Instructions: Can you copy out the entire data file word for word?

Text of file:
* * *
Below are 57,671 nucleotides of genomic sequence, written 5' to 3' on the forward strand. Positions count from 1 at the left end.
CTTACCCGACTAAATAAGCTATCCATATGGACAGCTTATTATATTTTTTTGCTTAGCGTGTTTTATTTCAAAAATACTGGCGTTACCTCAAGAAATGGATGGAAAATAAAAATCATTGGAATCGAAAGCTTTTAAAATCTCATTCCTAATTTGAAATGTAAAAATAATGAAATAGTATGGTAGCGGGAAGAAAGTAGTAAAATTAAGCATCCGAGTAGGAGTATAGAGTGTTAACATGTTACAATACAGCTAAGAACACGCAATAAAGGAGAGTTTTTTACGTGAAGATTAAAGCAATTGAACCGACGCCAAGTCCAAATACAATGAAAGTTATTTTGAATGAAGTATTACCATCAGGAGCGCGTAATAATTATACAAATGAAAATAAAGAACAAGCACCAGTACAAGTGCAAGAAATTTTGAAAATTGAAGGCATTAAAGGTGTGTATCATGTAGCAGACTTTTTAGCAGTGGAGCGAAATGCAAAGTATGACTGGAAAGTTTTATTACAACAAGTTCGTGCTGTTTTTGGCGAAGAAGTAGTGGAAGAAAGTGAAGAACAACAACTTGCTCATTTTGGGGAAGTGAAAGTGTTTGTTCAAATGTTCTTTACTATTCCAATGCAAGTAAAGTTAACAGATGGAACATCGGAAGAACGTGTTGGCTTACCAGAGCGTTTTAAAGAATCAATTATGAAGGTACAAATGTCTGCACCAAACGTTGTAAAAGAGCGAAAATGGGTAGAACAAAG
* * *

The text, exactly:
Below are 57,671 nucleotides of genomic sequence, written 5' to 3' on the forward strand. Positions count from 1 at the left end.
CTTACCCGACTAAATAAGCTATCCATATGGACAGCTTATTATATTTTTTTGCTTAGCGTGTTTTATTTCAAAAATACTGGCGTTACCTCAAGAAATGGATGGAAAATAAAAATCATTGGAATCGAAAGCTTTTAAAATCTCATTCCTAATTTGAAATGTAAAAATAATGAAATAGTATGGTAGCGGGAAGAAAGTAGTAAAATTAAGCATCCGAGTAGGAGTATAGAGTGTTAACATGTTACAATACAGCTAAGAACACGCAATAAAGGAGAGTTTTTTACGTGAAGATTAAAGCAATTGAACCGACGCCAAGTCCAAATACAATGAAAGTTATTTTGAATGAAGTATTACCATCAGGAGCGCGTAATAATTATACAAATGAAAATAAAGAACAAGCACCAGTACAAGTGCAAGAAATTTTGAAAATTGAAGGCATTAAAGGTGTGTATCATGTAGCAGACTTTTTAGCAGTGGAGCGAAATGCAAAGTATGACTGGAAAGTTTTATTACAACAAGTTCGTGCTGTTTTTGGCGAAGAAGTAGTGGAAGAAAGTGAAGAACAACAACTTGCTCATTTTGGGGAAGTGAAAGTGTTTGTTCAAATGTTCTTTACTATTCCAATGCAAGTAAAGTTAACAGATGGAACATCGGAAGAACGTGTTGGCTTACCAGAGCGTTTTAAAGAATCAATTATGAAGGTACAAATGTCTGCACCAAACGTTGTAAAAGAGCGAAAATGGGTAGAACAAAG